WASHINGTON — A Senate committee delayed until next week a vote on John R. Bolton to be U.S. ambassador to the United Nations after Democrats asked for more time to consider the nomination.
Committee Democrats, who are united in opposing Bolton, want to question State Department officials in writing about the undersecretary of state, said Andy Fisher, spokesman for the chairman of the Senate Foreign Relations Committee, Sen. Richard Lugar, R-Ind.
Deferring a vote, which had tentatively been planned for Thursday, would give Democrats more time to try to persuade a moderate Republican, Sen. Lincoln Chafee of Rhode Island, to defect to their side. Chafee has said he is inclined to vote for Bolton but has not made a flat statement that he definitely would support confirmation.
Republicans have a 10-8 edge in the committee. A tie vote could block a recommendation to the Senate to approve Bolton, whose managerial style and criticism of the U.N. have come under attack in two days of committee hearings.
On Wednesday, a former chief of the State Department's Bureau of Intelligence and Research castigated John Bolton on Tuesday as a "kiss-up, kick-down sort of guy" who abused analysts who disagreed with his views of Cuba's weapons capabilities.
With Bolton's nomination to be U.S. ambassador to the United Nations under Democratic attack, Carl Ford Jr. appeared before the Senate Foreign Relations Committee to support accusations of harassment.
"I have never seen anyone quite like Mr. Bolton," Ford testified under oath. "He abuses his authority with little people."
Contradicting Bolton's assertion Monday that he never tried to have officials who disagreed with him discharged, Ford charged that Bolton was a “serial abuser” who tried to sack one analyst, Christian Westermann.
But the chairman, Lugar, said the "paramount issue" was giving President Bush the nominee he wants to undertake reform at the United Nations. "Bluntness may not be very good diplomacy, but on occasion it may be required," Lugar said as the hearing drew to a close.
None of the 10 Republicans on the committee seized on Ford's testimony as a reason to vote against Bolton. Having a 10-8 majority, Republicans appeared to be able to approve the nomination when a vote is taken later this week or next week.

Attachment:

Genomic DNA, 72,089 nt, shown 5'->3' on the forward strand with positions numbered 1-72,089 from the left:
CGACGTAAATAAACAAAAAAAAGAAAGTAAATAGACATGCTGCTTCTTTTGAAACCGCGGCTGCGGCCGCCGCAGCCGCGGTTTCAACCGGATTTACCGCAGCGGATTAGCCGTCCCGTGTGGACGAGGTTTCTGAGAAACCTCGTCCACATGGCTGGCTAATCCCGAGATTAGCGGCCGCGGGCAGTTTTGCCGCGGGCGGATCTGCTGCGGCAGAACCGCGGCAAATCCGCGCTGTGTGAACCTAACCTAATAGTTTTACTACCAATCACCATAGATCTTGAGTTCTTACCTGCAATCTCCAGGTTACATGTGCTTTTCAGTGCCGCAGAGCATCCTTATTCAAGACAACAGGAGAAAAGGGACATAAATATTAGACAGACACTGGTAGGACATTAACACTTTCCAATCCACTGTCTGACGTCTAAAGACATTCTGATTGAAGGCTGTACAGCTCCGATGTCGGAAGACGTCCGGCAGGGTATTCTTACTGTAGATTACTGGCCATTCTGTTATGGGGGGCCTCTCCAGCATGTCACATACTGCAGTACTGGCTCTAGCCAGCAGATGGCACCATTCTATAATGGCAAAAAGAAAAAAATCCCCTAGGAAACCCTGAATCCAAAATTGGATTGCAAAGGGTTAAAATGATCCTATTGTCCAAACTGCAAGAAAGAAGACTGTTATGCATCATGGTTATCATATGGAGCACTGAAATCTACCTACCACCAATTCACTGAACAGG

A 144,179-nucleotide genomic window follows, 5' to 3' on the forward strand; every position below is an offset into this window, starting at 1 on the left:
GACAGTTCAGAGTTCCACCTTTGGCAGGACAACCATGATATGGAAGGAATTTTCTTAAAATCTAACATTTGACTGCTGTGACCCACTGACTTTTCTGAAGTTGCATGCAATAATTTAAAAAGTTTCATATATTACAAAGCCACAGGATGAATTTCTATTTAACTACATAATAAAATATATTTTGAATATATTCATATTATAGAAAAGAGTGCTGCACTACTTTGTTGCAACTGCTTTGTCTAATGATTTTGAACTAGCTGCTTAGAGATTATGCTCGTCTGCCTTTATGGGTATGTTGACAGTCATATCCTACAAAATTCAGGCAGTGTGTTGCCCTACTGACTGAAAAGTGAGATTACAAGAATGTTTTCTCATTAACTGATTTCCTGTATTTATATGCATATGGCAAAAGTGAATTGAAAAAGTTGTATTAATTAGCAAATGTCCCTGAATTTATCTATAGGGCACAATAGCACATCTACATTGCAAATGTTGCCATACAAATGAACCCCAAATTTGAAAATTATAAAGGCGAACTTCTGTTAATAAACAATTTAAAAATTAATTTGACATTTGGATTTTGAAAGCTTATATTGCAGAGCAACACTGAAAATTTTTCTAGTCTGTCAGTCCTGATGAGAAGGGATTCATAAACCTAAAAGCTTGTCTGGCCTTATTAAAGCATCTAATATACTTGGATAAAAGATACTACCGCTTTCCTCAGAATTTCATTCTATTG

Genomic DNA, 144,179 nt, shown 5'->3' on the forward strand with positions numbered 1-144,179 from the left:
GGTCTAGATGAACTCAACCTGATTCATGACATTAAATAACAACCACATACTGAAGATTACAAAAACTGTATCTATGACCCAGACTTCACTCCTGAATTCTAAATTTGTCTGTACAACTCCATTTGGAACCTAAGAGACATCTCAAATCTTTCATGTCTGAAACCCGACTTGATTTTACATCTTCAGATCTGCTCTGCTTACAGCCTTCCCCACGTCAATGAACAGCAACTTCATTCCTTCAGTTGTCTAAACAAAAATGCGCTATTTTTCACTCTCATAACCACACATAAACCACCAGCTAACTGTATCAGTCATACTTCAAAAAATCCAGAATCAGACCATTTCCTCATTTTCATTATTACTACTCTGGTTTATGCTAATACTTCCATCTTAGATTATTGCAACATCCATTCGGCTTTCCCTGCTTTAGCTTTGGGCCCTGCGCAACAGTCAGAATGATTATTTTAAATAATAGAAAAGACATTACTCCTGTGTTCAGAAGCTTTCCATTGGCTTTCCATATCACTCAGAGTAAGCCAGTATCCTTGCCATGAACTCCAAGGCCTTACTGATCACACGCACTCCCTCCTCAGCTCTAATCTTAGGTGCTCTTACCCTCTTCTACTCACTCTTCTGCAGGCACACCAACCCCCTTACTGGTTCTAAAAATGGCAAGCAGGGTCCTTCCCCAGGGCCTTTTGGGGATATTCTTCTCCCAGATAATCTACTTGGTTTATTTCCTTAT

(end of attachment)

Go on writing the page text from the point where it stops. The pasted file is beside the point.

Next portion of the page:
Sen. Joseph F. Biden, Jr., D-Del., who is leading the fight to block the nomination, responded angrily to the accusation of mistreatment. Anytime a senior official calls in a lower-level one "and reams him a new one," he said, "that's just not acceptable."
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Sen. Barbara Boxer, D-Calif., said it was not an isolated incident, that Bolton had harassed at least three officials who disagreed with the extent of threats he saw posed by Cuba and other countries.
Calling Bolton a "bully," Boxer said, "I think Mr. Bolton needs anger management at a minimum and he does not deserve to be promoted" to the U.N. post.
Chafee noted calmly that analysts criticized by Bolton had "kept their jobs."
And. Sen. Norm Coleman, R-Minn., noted that Ford had not witnessed the incident he testified about, saying that much of his testimony would not be admissible in a court of law.
Ford told the committee he considered himself a loyal Republican, a conservative and a strong supporter of President Bush and Vice President Dick Cheney. Ford said he appeared before the committee only after a lot of "soul-searching."
On Monday, Bolton — in his one day of scheduled testimony — rigorously rejected assertions that he tried to fire subordinates who disagreed with him.
“I didn’t seek to have these people fired. I didn’t seek to have them discharged. I said I lost my trust in them,” Bolton testified.
Bolton also assured the committee that he supports international law and views the United Nations as “an important component of our diplomacy.” The 56-year-old State Department chief of arms control is a hard-liner with a skeptical view of some U.S. arms control treaties and a frequent critic of the value of the United Nations.
Also on Monday, committee Democrats met behind closed doors were interviewing Neil Silver, a senior department intelligence official, and a CIA agent whose identify the senators sought to conceal.
Democrats also took aim at Bolton's strident criticism of the United Nations, which they said made him ill-suited for the U.N. post.
‘Nothing but disdain’
“You have nothing but disdain for the U.N.,” Boxer said. “You can dance around it. You can run away from it. You can put perfume on it,” she said.
But Republicans shrugged off the relentless Democratic attack.
Sen. George Allen of Virginia told the embattled undersecretary of state on Monday, “You have the knowledge. ... You will bring a credit to the U.N. that they sorely need.”
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